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Trips on Melbourne’s major highways could blow out by half an hour compared with traffic before the COVID-19 crisis, as city-bound commuters face gridlock once lockdown measures are lifted.
A 70 per cent drop in public transport trips into Melbourne’s CBD because of infection fears could result in thousands of extra cars flooding the West Gate, Eastern and Monash freeways during morning peak hour.
Trips into Melbourne's CBD via public transport once the city's lockdown ends are expected to drop by 70 per cent drop compared with pre-COVID-19 levels.CREDIT:EDDIE JIM
Modelling by Movement & Place Consulting warns CBD-bound traffic could increase on these roads by 68 per cent, 46 per cent and 27 per cent respectively, compared with traffic before COVID-19, adding 20 to 30 minutes to trips.
The forecasts have sparked warnings by transport experts and public transport users that a return to a CBD dominated by cars and car parks would reverse decades of work by planners to make the city more liveable, cleaner and safer for pedestrians and cyclists.
They have called on the state government to promote a return to safe public transport over a reliance on cars.
As Victorian Premier Daniel Andrews eases coronavirus restrictions by allowing gatherings of up to 10 people outdoors and opening hospitality and retail by November 1, modelling prepared for The Age predicts car trips into the city will soar by 33 per cent in coming months. There will be an 90,000 daily car trips to the CBD alone.
Car journeys to the city will rise, despite all travel to the city falling 25 per cent due to an increase in working from home and unemployment. This is because most trips still made to the CBD would probably be by car, the modellers predict.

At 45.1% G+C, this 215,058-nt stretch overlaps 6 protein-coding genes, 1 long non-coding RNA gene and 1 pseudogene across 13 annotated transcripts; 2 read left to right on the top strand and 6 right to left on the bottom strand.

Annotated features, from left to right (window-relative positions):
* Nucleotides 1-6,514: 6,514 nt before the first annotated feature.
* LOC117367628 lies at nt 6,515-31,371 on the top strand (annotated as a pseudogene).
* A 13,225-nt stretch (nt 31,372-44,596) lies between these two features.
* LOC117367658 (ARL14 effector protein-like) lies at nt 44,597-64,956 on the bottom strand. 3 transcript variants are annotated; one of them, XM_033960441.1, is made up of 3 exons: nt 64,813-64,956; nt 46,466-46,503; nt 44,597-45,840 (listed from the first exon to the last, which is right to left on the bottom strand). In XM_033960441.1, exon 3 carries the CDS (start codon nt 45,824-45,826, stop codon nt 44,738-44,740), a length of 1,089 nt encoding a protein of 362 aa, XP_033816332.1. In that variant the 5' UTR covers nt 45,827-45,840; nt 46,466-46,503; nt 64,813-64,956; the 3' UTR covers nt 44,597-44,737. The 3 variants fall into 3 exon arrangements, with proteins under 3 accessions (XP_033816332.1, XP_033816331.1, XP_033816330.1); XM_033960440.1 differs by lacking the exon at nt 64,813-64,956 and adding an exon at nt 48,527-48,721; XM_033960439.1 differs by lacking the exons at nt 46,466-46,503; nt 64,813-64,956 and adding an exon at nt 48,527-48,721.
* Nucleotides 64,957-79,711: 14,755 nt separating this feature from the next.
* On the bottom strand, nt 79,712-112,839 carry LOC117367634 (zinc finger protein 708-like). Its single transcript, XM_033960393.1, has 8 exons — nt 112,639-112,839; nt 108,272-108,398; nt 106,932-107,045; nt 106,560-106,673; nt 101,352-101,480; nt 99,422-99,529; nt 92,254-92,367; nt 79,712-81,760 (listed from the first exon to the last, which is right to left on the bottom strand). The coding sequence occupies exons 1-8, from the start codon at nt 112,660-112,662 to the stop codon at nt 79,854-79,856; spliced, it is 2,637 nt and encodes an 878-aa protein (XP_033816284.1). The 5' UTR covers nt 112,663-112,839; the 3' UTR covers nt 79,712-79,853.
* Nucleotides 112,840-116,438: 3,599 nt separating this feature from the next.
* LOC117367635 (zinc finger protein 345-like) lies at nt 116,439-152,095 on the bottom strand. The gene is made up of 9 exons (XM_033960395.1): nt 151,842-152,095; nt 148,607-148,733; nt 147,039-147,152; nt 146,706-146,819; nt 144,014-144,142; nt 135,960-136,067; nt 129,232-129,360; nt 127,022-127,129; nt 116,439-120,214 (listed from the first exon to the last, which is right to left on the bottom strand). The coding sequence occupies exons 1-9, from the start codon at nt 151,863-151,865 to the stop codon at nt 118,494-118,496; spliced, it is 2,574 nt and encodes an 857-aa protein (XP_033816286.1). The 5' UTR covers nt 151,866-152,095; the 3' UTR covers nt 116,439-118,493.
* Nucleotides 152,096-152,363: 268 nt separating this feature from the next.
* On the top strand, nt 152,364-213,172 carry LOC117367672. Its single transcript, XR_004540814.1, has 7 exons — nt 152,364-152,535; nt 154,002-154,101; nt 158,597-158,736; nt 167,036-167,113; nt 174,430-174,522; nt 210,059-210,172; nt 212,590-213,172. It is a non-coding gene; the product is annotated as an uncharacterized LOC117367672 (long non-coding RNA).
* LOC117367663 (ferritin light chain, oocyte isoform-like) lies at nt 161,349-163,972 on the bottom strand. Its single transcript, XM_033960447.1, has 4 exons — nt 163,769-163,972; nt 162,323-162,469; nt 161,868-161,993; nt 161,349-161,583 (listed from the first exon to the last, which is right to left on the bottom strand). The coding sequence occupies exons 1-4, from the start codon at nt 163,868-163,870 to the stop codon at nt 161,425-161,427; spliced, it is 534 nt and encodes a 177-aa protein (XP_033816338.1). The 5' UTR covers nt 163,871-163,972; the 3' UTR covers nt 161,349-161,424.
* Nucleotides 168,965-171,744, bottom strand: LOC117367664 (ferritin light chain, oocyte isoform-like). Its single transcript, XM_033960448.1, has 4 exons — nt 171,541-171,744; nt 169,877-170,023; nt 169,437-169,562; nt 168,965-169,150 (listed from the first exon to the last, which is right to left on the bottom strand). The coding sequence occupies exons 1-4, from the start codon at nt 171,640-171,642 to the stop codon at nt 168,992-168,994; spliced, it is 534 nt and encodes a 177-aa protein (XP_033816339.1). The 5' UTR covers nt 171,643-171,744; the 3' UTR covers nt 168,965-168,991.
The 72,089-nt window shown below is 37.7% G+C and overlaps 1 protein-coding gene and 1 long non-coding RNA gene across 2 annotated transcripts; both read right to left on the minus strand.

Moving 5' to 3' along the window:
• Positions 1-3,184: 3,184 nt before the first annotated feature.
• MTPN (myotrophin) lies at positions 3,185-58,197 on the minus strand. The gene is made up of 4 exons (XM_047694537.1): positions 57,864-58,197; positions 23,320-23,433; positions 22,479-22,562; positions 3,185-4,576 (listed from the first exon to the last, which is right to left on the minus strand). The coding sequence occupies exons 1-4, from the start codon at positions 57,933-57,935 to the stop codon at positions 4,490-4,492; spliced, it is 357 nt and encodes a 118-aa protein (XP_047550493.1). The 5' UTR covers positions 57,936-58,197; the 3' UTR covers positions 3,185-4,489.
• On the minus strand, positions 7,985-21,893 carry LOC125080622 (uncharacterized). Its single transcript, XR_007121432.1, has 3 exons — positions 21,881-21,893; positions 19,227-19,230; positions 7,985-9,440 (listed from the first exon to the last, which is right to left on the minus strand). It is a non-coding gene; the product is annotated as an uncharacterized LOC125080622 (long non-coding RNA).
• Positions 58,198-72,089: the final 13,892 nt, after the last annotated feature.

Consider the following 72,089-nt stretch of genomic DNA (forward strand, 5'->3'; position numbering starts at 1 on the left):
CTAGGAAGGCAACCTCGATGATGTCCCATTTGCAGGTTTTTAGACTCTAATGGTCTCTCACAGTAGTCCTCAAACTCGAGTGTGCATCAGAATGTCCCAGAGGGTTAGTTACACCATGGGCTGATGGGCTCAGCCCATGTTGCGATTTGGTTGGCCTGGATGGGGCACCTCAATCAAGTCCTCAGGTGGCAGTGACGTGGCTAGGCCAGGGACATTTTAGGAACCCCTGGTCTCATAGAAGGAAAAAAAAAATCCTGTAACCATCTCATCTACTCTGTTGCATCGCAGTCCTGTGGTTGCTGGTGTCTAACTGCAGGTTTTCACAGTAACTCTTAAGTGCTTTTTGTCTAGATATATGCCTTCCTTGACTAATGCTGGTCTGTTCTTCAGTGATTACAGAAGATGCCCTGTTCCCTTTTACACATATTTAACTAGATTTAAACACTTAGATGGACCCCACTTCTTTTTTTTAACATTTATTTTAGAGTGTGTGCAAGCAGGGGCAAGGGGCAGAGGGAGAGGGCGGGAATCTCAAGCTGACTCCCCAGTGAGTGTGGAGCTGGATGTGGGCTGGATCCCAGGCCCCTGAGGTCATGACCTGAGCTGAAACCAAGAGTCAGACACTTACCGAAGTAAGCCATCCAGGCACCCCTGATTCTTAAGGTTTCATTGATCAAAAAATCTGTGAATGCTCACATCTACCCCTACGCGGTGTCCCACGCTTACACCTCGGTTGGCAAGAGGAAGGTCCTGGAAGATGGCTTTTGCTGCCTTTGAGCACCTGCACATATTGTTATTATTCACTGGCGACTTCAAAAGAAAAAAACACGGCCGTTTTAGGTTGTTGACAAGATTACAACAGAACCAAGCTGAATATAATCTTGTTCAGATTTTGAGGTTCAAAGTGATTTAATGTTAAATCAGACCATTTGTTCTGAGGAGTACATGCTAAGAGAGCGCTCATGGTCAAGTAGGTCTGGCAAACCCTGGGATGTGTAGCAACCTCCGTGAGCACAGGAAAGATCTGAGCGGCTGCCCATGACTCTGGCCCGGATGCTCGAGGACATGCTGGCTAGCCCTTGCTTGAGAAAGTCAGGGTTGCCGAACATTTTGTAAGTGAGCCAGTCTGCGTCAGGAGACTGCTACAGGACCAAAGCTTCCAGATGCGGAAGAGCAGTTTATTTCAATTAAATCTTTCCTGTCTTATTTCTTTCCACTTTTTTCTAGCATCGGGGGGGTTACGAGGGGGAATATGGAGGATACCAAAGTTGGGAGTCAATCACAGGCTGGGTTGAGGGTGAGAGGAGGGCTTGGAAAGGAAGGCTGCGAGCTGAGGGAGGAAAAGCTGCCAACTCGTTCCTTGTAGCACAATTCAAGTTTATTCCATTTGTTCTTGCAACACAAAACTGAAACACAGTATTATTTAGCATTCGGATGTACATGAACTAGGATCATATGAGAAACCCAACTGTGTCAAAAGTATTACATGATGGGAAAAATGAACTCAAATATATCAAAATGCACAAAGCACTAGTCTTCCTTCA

This follows the pattern in cities across the country. Car use has returned to pre-COVID-19 levels in Sydney, Brisbane and Perth, while demand for public transport has remained 30 to 50 per cent below.
Car traffic in Melbourne is currently 66 per cent of pre-pandemic volumes, while public transport use is 17 per cent.
Car travel times could also become increasingly unreliable, as people start travelling in unpredictable ways. This could have a flow-on effect for tram and bus services.
But walking and cycling – expected to increase substantially – would provide inner-city dwellers with the most reliable travel times, the analysis found.
Movement & Place Consulting modeller William McDougall said he expected a rise in local trips with more people working from home during the day, but predicted a greater increase in peak-hour car trips to the CBD.
He said that if a vaccine was found, some commuters would eventually return to public transport, but even then car trips to the city would remain at 11 per cent higher than pre-pandemic levels. Public transport commutes to the city would remain 31 per cent of what they were, but return to 80 per cent capacity across Greater Melbourne.
The analysis proved the key role public transport played in reducing car traffic, Mr McDougall said. “The conflict is that we need to keep people safe while also getting as many people onto public transport as possible,'' he said. ''It’s going to be a difficult balance, at least initially.”
This article first appeared on www.theage.com.au
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